I have a responsibility as a researcher to consider who I am researching, their communities, and my own community. Through interviews, archival work, and mixed media, I navigated the themes of land sovereignty, oral story telling. I have found these themes in conversation while taking part in community events ran by and for the Indigenous communities in East Nkwegon. I have learned that in order to better the indigenous-settler relationship on the territory that holds Michigan State University, I must personally tend to it. Spending time to build relationships that lead to the sharing of knowledge, and reciprocating that knowledge is where my journey to allyship is beginning.

 

“The growth of MSU’s AISP [American Indian Studies Program] is ongoing and cyclical…We look to the directions we have set ourselves to follow. In this way, we perceive a higher goal than self-interest and larger community than our own individual careers.”

– Patrick LeBeau, first Director of AIS, 2002

 

 

 

*Nkwegon is the Anishinaabemowin word for Lansing. It means “where the rivers meet.”

*Turtle Island refers to the area of North America, but also encompasses beyond the nation-state borders of the continent.

 

 

 

Bibliography

Figure 1: Photo by Erin Sutherland. March 28, 2017.
Figure 2: Photo by Monica Williamson. April 15, 2017.
Figure 3: Audio recording of Erin Sutherland. Personal interview. February 28, 2017.
“American Indian and Indigenous Studies.” American Indian and Indigenous Studies: Native History at MSU. N.p., n.d. Web. <http://aisp.msu.edu/about/history/>.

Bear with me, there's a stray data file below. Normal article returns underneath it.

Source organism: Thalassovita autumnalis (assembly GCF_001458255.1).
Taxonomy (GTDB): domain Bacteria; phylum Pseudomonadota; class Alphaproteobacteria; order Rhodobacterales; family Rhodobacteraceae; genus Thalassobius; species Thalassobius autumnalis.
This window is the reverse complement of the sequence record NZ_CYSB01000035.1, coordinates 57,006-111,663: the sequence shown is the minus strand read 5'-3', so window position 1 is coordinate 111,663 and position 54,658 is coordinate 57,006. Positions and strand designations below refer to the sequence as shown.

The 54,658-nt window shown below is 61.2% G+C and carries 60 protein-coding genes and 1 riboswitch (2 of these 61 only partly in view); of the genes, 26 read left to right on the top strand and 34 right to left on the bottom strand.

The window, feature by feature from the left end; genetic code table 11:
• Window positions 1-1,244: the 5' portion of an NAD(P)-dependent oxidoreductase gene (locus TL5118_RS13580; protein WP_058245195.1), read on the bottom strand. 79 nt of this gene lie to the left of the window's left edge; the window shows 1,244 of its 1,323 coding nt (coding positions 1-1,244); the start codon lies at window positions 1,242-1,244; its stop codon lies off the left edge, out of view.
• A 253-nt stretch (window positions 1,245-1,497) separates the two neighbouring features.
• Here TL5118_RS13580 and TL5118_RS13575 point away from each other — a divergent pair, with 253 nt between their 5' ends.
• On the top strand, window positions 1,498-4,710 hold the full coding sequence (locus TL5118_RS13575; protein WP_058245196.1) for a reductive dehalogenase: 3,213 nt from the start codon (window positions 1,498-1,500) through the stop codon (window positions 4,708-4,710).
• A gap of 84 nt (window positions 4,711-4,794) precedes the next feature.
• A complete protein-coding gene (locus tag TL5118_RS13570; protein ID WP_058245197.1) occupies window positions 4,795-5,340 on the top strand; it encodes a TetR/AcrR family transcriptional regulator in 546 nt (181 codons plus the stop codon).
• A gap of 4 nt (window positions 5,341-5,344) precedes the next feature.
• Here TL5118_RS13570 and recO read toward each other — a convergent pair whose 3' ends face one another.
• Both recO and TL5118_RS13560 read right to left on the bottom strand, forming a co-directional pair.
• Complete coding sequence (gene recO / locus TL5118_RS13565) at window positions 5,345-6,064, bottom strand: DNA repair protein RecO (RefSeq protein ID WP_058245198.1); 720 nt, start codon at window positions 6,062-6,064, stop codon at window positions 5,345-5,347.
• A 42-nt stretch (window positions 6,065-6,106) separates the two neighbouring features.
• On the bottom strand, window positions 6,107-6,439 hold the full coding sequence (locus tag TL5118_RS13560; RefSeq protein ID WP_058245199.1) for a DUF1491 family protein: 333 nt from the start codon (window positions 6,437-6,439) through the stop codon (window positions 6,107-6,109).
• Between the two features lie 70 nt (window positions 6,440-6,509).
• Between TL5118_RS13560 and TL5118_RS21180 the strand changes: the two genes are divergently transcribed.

Champagne, Duane, and Meyers Bahr, Diana. UCLA American Indian Studies Center. Los Angeles: Oral History Program, U of California, Los Angeles, 2003. Print. Chapter 2.
Dustin, Fred. The 1819 Saginaw Cession. Modified from a 1919 book: “The Saginaw Treaty of 1819”., n.d. Web. <http://geo.msu.edu/extra/geogmich/saginaw-cession.html>.
Erickson, Paul A., and Murphy, Liam D. Readings for a History of Anthropological Theory. University of Toronto Press. Ontario, Canada. 2013. Print.
King, Thomas. The Inconvenient Indian. Minneapolis, MN. University of Minnesota Press, 2013. Print.
LeBeau, Patrick Russell. ““Realizing the Dreams” in Four Directions: The American Indian Studies at Michigan State University.” Indigenous Nations Studies 3.2 (2002): 89-98. Web. <https://kuscholarworks.ku.edu/bitstream/handle/1808/5788/ins.v03.n2.89-98.pdf?sequence=1>.
Miller, Whitney. East Lansing: Collegeville revisited. Chicago: Arcadia, 2002. Print.
Terry, Stephen. Michigan Agricultural College campus life 1900-1925: a postcard tour. Holt, MI: Thunder Bay Press, 2014. Print.
Thank you to the AIIS program faculty, graduates, undergraduates, and community members for an inclusive learning environment, especially to those who shared their knowledge with me for this project. You have provided me a space for personal and academic growth.
Last update: May 7, 2017 at 21:13.